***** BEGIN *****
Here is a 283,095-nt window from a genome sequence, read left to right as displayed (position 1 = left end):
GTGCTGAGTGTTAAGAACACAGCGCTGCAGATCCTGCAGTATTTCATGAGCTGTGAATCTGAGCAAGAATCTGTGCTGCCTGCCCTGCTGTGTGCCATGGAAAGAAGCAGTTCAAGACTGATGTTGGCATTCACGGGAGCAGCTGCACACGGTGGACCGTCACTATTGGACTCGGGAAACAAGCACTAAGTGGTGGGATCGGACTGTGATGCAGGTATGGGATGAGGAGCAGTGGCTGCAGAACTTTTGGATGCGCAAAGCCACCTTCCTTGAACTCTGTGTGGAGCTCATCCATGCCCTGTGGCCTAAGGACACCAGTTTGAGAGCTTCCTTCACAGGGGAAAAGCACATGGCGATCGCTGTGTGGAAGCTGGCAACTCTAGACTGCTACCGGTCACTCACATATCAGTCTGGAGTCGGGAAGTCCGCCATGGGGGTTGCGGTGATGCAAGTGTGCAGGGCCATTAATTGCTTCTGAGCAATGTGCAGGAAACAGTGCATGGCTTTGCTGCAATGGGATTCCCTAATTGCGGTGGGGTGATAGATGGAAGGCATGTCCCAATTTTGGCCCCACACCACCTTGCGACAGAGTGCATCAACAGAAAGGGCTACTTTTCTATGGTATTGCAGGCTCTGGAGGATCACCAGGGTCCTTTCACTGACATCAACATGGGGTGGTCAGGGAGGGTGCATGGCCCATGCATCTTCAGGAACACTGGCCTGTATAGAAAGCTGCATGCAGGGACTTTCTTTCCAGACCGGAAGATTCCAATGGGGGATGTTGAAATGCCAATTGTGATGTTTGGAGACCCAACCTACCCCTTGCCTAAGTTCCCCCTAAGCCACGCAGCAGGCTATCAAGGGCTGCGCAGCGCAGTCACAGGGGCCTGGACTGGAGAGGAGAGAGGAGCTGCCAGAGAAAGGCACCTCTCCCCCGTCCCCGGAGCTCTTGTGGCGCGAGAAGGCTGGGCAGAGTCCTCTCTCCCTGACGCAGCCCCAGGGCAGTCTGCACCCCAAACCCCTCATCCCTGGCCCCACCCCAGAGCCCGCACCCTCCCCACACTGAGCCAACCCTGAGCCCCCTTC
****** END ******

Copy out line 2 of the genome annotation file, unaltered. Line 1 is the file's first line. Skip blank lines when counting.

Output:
GTGCTGAGTGTTAAGAACACAGCGCTGCAGATCCTGCAGTATTTCATGAGCTGTGAATCTGAGCAAGAATCTGTGCTGCCTGCCCTGCTGTGTGCCATGGAAAGAAGCAGTTCAAGACTGATGTTGGCATTCACGGGAGCAGCTGCACACGGTGGACCGTCACTATTGGACTCGGGAAACAAGCACTAAGTGGTGGGATCGGACTGTGATGCAGGTATGGGATGAGGAGCAGTGGCTGCAGAACTTTTGGATGCGCAAAGCCACCTTCCTTGAACTCTGTGTGGAGCTCATCCATGCCCTGTGGCCTAAGGACACCAGTTTGAGAGCTTCCTTCACAGGGGAAAAGCACATGGCGATCGCTGTGTGGAAGCTGGCAACTCTAGACTGCTACCGGTCACTCACATATCAGTCTGGAGTCGGGAAGTCCGCCATGGGGGTTGCGGTGATGCAAGTGTGCAGGGCCATTAATTGCTTCTGAGCAATGTGCAGGAAACAGTGCATGGCTTTGCTGCAATGGGATTCCCTAATTGCGGTGGGGTGATAGATGGAAGGCATGTCCCAATTTTGGCCCCACACCACCTTGCGACAGAGTGCATCAACAGAAAGGGCTACTTTTCTATGGTATTGCAGGCTCTGGAGGATCACCAGGGTCCTTTCACTGACATCAACATGGGGTGGTCAGGGAGGGTGCATGGCCCATGCATCTTCAGGAACACTGGCCTGTATAGAAAGCTGCATGCAGGGACTTTCTTTCCAGACCGGAAGATTCCAATGGGGGATGTTGAAATGCCAATTGTGATGTTTGGAGACCCAACCTACCCCTTGCCTAAGTTCCCCCTAAGCCACGCAGCAGGCTATCAAGGGCTGCGCAGCGCAGTCACAGGGGCCTGGACTGGAGAGGAGAGAGGAGCTGCCAGAGAAAGGCACCTCTCCCCCGTCCCCGGAGCTCTTGTGGCGCGAGAAGGCTGGGCAGAGTCCTCTCTCCCTGACGCAGCCCCAGGGCAGTCTGCACCCCAAACCCCTCATCCCTGGCCCCACCCCAGAGCCCGCACCCTCCCCACACTGAGCCAACCCTGAGCCCCCTTC